Yoga with Mirella Nicholson

Yoga with Mirella Nicholson

Wednesday, October 19, 2011

My life as a yoga student

What did you do last week-end?  I spent the entire week-end in yoga-land!  It was our "advanced" yoga teacher training week-end.  Although I missed spending time with my family I have to admit that I totally, completely loved being immersed in yoga talk. 

The training is about the integration of Yoga and Ayurveda.  Ayurveda being the science of life.  It's the science of self-care.  (disclaimer:  I'm not an expert in Ayurveda or anything else for that matter - I'm just talking about what I've come to understand for myself and how it applies in my daily life)  The basic principals of Ayurveda are the 5 elements and how they are manifested in our body and mind and also in the environment and even the foods that we eat.   Ayurveda uses the terms Vata, Pitta, Kapha to describe the elements.  
ether & air =  Vata
fire & water = Pitta
water & earth = Kapha

I suppose I should mention that we have a natural constitution that we were born as based on which elements are more predominate. For example, the elements of water and earth are most predominate in my physical  body but I also experience a lot of fire.  That means that my natural constitution or my "Prikriti" is Kapha/Pitta.  When one or more of the elements increases or decreases I experience an imbalance.   When that happens, I can recognize it and do something about it to bring myself back into a state of balance.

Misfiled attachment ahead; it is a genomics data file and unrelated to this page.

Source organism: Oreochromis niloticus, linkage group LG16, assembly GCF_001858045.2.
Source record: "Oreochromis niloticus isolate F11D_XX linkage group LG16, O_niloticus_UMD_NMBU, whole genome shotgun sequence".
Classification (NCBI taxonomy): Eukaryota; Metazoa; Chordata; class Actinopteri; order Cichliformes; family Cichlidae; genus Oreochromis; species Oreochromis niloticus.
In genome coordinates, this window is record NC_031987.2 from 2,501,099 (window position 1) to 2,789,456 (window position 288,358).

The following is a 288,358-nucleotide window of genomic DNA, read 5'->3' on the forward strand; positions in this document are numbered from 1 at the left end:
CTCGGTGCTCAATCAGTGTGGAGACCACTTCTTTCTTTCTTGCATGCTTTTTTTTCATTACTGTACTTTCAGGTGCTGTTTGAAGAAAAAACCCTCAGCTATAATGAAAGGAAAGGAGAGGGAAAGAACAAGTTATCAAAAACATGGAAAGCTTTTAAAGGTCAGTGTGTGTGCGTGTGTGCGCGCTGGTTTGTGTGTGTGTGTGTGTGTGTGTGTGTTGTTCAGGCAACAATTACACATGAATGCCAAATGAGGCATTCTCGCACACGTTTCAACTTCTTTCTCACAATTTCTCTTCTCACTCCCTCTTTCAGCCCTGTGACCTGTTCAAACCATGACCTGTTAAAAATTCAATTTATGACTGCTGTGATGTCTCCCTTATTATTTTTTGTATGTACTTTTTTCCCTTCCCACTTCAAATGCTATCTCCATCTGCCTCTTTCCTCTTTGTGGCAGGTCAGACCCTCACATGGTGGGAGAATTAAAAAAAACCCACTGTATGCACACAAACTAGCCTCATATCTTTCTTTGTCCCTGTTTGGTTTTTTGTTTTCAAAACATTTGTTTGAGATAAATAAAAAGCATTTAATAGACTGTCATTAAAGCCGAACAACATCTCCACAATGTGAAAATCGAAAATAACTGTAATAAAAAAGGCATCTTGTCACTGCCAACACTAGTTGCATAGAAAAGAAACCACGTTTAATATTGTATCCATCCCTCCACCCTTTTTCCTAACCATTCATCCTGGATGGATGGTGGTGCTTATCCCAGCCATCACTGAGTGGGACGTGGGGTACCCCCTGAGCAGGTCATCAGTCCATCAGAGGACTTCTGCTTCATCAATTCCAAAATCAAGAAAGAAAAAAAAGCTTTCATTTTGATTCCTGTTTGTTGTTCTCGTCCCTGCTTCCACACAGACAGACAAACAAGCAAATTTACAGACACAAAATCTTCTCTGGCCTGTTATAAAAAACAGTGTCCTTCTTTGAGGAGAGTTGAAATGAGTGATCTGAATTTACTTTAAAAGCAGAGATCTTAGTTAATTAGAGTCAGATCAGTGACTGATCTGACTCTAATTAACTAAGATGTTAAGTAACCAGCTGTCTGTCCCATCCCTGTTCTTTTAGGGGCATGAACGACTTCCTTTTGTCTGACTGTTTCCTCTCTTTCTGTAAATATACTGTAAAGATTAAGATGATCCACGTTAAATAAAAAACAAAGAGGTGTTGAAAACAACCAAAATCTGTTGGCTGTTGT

Like increases like and opposites cure

We're learning in the training how to determine a person's Prikriti or natural constitution, to determine their current state or Vikriti and if they are not the same, what recommendations can we offer to bring them back to their Prikriti.   One of the tools we learned (and I use this word loosely) is reading pulse.  I've been "reading" my pulse and recording what I notice since the week-end.  I'm never going to be able to read a pulse and tell the person what's going on with their liver or the state of their digestion but I would like to be able to confirm their constitution.  This is going to take some practice.  Did I mention how sore my wrist is from trying to find kapha??

The other topic of the week-end was talking about the difference between a yogic diet and an Ayurvedic diet.  They are quite different as it turns out.  We talked about the effect of food on our constitution.